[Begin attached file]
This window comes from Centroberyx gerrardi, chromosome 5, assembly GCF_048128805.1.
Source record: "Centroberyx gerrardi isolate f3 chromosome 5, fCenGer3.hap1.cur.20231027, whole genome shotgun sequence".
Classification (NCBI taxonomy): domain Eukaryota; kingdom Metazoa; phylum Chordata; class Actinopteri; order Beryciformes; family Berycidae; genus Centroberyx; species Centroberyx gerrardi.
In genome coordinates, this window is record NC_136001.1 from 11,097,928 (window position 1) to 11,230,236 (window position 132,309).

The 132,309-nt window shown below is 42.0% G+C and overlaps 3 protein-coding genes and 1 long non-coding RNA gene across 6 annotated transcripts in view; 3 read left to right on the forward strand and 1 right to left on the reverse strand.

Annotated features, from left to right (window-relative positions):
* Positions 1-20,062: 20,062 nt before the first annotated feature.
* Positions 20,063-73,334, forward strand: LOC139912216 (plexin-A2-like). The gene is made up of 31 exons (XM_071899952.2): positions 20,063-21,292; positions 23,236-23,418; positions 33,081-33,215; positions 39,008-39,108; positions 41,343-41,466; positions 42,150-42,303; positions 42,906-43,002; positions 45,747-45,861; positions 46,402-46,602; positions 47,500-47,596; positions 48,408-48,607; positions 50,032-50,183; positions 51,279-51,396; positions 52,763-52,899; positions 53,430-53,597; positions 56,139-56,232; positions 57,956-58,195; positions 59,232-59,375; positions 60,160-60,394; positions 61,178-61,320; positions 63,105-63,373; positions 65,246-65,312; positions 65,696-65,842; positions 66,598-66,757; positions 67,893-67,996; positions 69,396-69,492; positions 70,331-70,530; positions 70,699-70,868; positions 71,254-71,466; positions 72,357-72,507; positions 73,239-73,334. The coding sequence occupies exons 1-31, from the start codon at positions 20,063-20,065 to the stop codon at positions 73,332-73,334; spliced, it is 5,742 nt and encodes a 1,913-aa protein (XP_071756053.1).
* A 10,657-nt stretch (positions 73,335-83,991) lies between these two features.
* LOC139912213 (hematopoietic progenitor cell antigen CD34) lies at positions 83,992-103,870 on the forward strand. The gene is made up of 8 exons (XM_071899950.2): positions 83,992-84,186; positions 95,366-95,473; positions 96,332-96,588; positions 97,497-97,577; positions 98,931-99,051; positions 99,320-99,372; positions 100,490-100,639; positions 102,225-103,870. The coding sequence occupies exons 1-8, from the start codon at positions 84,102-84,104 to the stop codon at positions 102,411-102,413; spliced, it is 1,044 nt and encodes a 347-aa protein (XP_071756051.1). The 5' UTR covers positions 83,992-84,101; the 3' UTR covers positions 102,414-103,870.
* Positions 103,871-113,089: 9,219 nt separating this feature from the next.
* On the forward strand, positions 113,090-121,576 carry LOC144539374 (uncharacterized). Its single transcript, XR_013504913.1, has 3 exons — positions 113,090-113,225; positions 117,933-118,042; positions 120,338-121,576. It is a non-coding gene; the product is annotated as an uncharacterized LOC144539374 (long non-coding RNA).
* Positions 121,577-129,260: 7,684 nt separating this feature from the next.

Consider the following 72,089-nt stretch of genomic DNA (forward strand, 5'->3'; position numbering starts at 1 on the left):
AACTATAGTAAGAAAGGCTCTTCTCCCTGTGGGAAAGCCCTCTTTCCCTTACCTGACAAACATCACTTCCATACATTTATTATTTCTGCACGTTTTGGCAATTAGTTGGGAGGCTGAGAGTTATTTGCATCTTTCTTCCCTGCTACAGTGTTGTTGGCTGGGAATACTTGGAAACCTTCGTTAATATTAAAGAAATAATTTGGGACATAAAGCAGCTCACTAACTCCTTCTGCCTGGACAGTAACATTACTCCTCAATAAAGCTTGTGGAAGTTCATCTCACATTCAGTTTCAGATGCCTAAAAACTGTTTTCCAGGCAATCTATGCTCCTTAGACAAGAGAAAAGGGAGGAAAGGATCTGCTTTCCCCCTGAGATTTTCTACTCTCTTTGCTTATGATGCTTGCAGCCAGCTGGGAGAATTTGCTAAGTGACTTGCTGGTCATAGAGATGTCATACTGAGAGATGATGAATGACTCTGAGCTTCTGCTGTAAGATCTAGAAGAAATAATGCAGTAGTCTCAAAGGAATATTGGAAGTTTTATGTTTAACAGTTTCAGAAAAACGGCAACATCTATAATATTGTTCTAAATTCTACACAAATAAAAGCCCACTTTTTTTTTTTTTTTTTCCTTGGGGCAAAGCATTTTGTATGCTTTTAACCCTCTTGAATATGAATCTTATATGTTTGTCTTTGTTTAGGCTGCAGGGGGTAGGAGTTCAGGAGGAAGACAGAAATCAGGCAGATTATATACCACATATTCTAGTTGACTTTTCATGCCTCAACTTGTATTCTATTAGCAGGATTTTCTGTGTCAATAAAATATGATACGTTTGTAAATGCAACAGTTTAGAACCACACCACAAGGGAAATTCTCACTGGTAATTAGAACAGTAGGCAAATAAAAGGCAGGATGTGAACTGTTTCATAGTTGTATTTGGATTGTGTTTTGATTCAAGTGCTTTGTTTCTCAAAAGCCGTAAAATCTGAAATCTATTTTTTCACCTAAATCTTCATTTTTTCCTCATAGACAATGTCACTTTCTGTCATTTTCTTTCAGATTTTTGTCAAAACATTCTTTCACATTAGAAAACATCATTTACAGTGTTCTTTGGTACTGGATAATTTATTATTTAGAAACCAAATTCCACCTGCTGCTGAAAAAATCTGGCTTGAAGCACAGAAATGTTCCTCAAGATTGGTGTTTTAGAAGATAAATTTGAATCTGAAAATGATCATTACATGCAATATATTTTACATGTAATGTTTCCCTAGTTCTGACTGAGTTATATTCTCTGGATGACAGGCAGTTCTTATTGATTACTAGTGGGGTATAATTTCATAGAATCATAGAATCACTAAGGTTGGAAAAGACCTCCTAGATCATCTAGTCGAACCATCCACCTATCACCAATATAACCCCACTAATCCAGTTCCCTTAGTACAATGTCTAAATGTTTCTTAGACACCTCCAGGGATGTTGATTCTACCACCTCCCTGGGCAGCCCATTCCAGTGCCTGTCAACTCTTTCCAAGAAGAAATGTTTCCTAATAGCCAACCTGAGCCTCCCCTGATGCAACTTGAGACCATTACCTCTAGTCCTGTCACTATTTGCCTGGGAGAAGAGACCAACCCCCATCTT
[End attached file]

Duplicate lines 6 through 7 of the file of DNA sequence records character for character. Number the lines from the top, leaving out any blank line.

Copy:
Annotated features, from left to right (window-relative positions):
* Positions 1-20,062: 20,062 nt before the first annotated feature.